chase are handled in flashbacks and (b) the basic plotline of
The Conspirator involves a young attorney (James
McAvoy) being reluctantly assigned to defend Mary Surratt
in her conspiracy trial.
Due respect paid to Award Daily‘s Sasha Stone, who posted this Allocine-generated clip from Woody Allen‘s You Will Meet A Tall Dark Stranger before me. It’s not much, fairly standard, etc. Obviously Antonio Banderas is thinking about doing the nasty with Naomi Watts and vice versa.
Last night I finally saw Michael Winterbottom‘s
The Killer Inside Me. It’s not a “bad” film, but the
savage beatings of Jessica Alba and Kate
Hudson are certainly sickening and easy to loathe. Most of
the audience was in a lousy mood to begin with because the stars
arrived so late and spent so much time on the red carpet that the
film started 45 minutes late, so it wasn’t that much of a stretch
to tip over into animosity.
This is four days late, but here are four sequential videos I shot of Alex Gibney‘s q & a following last Saturday’s screening of his Untitled Eliot Spitzer Film. Here are part 2, part 3 and part 4. A fascinating discussion. And here’s my 4.24 review again. (Tribeca Film Festival honcho Geoff Gilmore is the one standing next to Gibney.)
Movieline‘s Stu VanAirsdale ran into
Fair Game‘s Doug Liman last night (i.e.,
at an event I missed due to seeing Michael
Winterbottom‘s The Killer Inside Me) and of
spoke to him about the film, which will show at next month’s
Cannes Film Festival:
STV: “It’s kind of a weird climate for this
film. There was Nothing But the Truth, which was kind of
mishandled. Then there was Green Zone , which audiences
were very cool toward. Where will Fair Game fall in this
political intrigue/spy thriller spectrum?”
Liman: “I think it’s in the spectrum of ‘it’s a
really great movie.’ And a lot of other movies
that have been about the war or...
N.Y. Times critic A.O. Scott has
delivered one of his
perfect little sonnet pieces on James Foley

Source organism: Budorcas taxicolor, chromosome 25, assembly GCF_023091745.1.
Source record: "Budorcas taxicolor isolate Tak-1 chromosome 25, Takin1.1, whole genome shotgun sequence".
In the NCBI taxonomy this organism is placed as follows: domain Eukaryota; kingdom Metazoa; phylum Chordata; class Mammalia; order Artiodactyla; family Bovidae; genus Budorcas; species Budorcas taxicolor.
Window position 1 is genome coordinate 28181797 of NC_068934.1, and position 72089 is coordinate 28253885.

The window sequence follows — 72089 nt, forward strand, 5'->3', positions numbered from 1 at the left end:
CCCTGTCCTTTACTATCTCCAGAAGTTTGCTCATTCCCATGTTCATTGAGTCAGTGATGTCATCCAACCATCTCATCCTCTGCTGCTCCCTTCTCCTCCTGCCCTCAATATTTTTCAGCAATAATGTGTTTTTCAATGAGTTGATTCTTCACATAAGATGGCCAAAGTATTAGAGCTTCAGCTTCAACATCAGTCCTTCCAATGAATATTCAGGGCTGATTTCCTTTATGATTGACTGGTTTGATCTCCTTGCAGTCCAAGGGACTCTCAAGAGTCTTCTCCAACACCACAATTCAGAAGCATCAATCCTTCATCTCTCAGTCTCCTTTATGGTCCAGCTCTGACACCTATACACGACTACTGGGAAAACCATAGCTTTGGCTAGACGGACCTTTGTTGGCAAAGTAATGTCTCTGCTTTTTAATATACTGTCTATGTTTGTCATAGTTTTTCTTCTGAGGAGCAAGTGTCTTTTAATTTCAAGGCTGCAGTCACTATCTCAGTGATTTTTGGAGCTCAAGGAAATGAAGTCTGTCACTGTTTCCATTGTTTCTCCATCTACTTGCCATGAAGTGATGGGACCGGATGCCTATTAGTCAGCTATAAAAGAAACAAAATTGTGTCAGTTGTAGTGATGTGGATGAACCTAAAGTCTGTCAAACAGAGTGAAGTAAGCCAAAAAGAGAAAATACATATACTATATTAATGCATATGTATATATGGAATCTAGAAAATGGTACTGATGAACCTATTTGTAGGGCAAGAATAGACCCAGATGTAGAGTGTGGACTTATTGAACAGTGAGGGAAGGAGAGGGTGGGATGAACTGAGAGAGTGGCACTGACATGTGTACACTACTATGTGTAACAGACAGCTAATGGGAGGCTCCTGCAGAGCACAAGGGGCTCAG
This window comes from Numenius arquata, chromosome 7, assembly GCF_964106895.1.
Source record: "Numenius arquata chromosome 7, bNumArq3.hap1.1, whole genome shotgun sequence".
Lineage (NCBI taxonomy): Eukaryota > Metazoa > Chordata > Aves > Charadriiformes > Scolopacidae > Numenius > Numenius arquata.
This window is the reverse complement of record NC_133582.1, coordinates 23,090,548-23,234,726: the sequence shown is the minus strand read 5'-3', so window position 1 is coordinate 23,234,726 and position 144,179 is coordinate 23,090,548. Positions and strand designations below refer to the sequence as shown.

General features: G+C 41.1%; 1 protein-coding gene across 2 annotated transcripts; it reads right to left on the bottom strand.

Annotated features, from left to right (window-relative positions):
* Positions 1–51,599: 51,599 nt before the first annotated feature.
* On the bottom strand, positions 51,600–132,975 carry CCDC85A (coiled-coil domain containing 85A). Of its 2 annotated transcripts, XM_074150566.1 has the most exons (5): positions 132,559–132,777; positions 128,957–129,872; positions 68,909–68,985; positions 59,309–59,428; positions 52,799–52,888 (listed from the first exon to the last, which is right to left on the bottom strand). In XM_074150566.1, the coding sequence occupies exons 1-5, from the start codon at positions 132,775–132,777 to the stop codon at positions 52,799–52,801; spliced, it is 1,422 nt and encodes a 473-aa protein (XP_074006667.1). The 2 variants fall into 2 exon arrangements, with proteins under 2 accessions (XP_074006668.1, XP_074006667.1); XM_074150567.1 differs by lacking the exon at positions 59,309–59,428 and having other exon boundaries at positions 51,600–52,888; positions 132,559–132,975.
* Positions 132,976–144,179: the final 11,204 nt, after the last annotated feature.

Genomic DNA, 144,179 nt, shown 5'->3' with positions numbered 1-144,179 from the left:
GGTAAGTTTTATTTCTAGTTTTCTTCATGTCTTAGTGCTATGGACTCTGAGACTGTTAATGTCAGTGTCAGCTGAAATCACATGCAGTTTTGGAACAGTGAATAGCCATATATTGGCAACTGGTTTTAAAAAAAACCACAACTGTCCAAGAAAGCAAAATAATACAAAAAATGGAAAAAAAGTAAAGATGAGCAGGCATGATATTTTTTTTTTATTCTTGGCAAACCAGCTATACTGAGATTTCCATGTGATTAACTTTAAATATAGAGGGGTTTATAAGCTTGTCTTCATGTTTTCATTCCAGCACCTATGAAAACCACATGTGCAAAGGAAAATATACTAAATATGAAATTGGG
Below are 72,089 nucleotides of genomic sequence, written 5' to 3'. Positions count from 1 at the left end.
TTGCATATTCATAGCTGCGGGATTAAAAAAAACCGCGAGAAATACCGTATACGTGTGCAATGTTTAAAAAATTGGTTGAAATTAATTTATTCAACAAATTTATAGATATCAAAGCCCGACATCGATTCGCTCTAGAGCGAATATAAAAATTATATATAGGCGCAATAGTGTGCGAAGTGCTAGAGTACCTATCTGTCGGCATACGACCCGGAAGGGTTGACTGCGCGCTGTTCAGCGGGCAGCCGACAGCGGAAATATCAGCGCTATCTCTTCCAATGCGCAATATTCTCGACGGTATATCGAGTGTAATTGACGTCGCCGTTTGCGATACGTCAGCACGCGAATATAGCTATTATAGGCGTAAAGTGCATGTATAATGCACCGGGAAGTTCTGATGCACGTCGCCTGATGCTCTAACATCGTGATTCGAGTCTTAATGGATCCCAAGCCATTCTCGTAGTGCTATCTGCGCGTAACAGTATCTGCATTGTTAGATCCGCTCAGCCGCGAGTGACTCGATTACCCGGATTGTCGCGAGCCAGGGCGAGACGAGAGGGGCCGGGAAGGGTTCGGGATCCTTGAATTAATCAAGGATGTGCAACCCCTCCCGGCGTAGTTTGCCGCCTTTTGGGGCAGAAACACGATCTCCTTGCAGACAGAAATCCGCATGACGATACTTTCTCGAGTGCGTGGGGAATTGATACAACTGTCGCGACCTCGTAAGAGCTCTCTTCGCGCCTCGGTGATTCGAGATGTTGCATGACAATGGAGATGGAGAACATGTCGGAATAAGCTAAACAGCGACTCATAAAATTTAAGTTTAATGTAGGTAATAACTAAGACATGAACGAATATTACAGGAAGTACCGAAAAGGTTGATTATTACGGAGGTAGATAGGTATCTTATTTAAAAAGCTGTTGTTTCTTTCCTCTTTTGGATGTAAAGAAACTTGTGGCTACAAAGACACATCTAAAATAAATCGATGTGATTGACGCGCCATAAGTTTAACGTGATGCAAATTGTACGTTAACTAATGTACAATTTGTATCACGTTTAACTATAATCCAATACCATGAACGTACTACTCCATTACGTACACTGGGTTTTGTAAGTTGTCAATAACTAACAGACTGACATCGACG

and David Mamet‘s Glengarry Glen Ross (1992). Except he doesn’t mention
Foley. No one who talks about this film ever does. Because
GGR is a show about one thing and one thing only — Mamet’s
“hard-boiled, lyrical mysticism,” as Scott puts it.
Low star and executive producer Robert
Duvall said during today’s junket that Crazy
Heart director Scott Cooper recently met with
Brad Pitt about directing The Hatfields and
the McCoys for Warner Bros….if and when Pitt decides to clear
a place in his schedule. An excellent script about the legendary
family feud of the 1800s has been written by Eric Roth, Duvall
said. Pitt’s Plan B would produce with Pitt playing “the main guy,”
Duvall said. Duvall would costar, and T-Bone
Burnett would do the music.
star/executive producer Robert Duvall during
this afternoon’s Four Seasons press junket —...
The Cinetic/Film Buff team today hosted a few
journalists for lunch at the Half King (23rd St. and 10th
Avenue) to discuss various new ventures. Big Kahuna John
Sloss and aggressive lieutenant Matt
Dentler discussed the basics, which is basically that
FilmBuff, the digital
distribution label run by Cinetic Rights
Management, will release Pelada, a doc about soccer
that debuted last month at South by Southwest, in June. And that
which has been among the top-ten iTunes sellers, will be released
on DVD on 6.15.
Matt Dentler, John Sloss at...